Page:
A tragic situation

It was saddening to see that 26 Shiite pilgrims were brutally killed in southwest Pakistan. In what was another in a long line of killings, the gunmen ordered pilgrims off their bus, lined them up and assassinated them. A banned radical militant Islamic organization has claimed responsibility for the attack.

Twenty-six people were shot in the blink of an eye. They were killed because they were members of a minority group in Pakistan. Tragically, this is not a new story, as minorities in Pakistan have long been the targets of violence. Not long ago, 57 people were killed at a Shiite rally and 76 people of the Ahmadi faith were killed in two mosques last year.

Pakistan is not the only Muslim country affected by this sort of violence. In some Muslim countries minorities face great difficulty.

The Hazara people, a Shiite Afghan minority, were executed in large numbers under the Taliban regime. This discrimination has led to many of them leaving their homeland, migrating to different countries. Many Hazara people have come to Canada to seek a better life.

The followers of the Baha’i faith — a monotheistic religion founded in Iran — are ironically seen as apostates of Islam in their own homeland. They have been persecuted for years. According to the Baha’i faith’s official website: “Since 1978, a total of 221 Iranian Baha’is have been executed, ‘disappeared’ or otherwise killed for their beliefs. Thousands more have been wrongfully imprisoned, fired from government posts, barred from pursuing higher education, or had their personal property confiscated or destroyed.” I have a friend in Iran who never openly admits that he is a Baha’i because he is afraid of persecution.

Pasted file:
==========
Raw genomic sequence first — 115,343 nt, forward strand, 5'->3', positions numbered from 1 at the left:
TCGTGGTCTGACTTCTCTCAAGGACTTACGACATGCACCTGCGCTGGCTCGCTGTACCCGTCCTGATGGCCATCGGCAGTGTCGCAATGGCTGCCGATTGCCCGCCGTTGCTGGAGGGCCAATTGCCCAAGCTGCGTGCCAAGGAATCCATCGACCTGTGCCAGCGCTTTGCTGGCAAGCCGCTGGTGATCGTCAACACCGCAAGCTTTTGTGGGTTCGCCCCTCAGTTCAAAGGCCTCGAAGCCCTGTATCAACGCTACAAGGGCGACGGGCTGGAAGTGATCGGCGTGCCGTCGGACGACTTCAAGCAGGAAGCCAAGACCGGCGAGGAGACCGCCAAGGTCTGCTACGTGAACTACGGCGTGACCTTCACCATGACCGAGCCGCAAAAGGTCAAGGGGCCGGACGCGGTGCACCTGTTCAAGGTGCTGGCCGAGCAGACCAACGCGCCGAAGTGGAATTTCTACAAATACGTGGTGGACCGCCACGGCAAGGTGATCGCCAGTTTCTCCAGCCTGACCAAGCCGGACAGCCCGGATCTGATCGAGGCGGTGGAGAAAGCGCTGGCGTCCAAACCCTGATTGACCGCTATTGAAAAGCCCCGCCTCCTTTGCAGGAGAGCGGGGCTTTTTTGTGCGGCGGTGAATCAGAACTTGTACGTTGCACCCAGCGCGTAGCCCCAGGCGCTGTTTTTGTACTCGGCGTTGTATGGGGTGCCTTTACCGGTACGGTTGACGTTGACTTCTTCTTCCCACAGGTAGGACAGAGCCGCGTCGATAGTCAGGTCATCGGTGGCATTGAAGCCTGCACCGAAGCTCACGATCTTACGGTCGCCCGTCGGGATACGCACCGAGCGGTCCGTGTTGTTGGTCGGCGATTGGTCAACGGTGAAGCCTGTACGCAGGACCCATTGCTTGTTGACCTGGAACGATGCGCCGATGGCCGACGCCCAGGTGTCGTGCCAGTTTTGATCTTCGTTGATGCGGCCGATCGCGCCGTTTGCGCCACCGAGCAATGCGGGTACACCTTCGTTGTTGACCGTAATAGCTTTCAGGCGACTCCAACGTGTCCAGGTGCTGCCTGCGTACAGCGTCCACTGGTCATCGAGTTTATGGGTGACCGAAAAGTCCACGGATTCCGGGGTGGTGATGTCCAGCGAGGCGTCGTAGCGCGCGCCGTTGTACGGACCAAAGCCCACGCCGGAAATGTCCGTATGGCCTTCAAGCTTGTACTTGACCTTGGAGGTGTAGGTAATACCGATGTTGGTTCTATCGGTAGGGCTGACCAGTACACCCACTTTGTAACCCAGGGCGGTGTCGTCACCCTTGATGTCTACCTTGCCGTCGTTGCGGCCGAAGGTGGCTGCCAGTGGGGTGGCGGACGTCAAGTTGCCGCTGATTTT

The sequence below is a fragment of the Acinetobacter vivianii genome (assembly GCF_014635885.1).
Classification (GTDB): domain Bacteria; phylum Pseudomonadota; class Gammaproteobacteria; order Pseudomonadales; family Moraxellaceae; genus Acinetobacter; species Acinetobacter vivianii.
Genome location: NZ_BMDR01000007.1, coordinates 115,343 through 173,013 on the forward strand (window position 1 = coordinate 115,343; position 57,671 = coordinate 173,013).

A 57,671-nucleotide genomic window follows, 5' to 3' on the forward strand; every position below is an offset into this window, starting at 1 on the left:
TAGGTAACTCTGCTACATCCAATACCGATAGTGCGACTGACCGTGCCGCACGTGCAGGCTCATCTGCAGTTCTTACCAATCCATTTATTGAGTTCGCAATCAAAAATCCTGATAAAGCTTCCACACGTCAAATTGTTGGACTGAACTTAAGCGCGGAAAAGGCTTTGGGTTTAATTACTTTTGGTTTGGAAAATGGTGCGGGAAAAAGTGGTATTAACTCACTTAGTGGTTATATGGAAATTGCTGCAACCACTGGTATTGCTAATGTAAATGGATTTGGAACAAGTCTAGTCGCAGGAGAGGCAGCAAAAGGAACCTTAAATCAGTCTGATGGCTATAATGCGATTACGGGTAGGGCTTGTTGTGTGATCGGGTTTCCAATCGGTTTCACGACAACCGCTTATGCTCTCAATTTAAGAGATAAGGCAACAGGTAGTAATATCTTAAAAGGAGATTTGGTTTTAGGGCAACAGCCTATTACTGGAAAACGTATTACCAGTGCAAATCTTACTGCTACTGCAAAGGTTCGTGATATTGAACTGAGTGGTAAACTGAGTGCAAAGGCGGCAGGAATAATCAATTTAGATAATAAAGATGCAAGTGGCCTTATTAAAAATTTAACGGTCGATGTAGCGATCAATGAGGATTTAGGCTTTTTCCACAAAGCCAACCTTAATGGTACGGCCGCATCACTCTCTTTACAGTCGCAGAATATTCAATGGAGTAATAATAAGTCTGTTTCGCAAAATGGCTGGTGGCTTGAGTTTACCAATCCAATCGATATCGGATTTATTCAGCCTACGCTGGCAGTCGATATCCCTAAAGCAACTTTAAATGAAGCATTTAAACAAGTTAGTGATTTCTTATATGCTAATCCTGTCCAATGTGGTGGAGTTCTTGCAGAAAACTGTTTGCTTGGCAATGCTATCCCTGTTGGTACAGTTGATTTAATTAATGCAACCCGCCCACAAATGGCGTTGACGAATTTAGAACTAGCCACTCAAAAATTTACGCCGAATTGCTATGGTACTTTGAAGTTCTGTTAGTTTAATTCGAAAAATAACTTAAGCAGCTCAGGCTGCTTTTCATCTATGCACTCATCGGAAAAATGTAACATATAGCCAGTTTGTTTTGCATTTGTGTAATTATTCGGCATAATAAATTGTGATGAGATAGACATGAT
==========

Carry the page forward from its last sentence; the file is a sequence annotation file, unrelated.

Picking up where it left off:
The Ahmadiyya community — a religious movement founded in India — have been marginalized by majority religious communities in the Muslim world. Like the Baha’is, they are considered apostates of Islam in many Muslim countries. As mentioned previously, in May 2010, 76 Ahmadis were killed in Pakistan while they were praying in two mosques. This violence and severe discrimination has led many Ahmadis to emigrate. Canada’s biggest mosque — Baitun Nur Mosque in Calgary — belongs to the Ahamadiyya community, another sign of the great tolerance of our country.

These are just a few examples out of many. While this may be a serious issue in some Muslim nations, to blame one nation or faith for religious violence would be missing the point. In my opinion, Islam, no doubt a religion of peace, has been hijacked by extremists.

I think we all have a responsibility to address this issue. Many of us fundraise to donate food and medicine to help victims of natural disasters. Now we must take action and donate our knowledge to the victims of a much larger disaster, a disaster caused by ignorance and hate.

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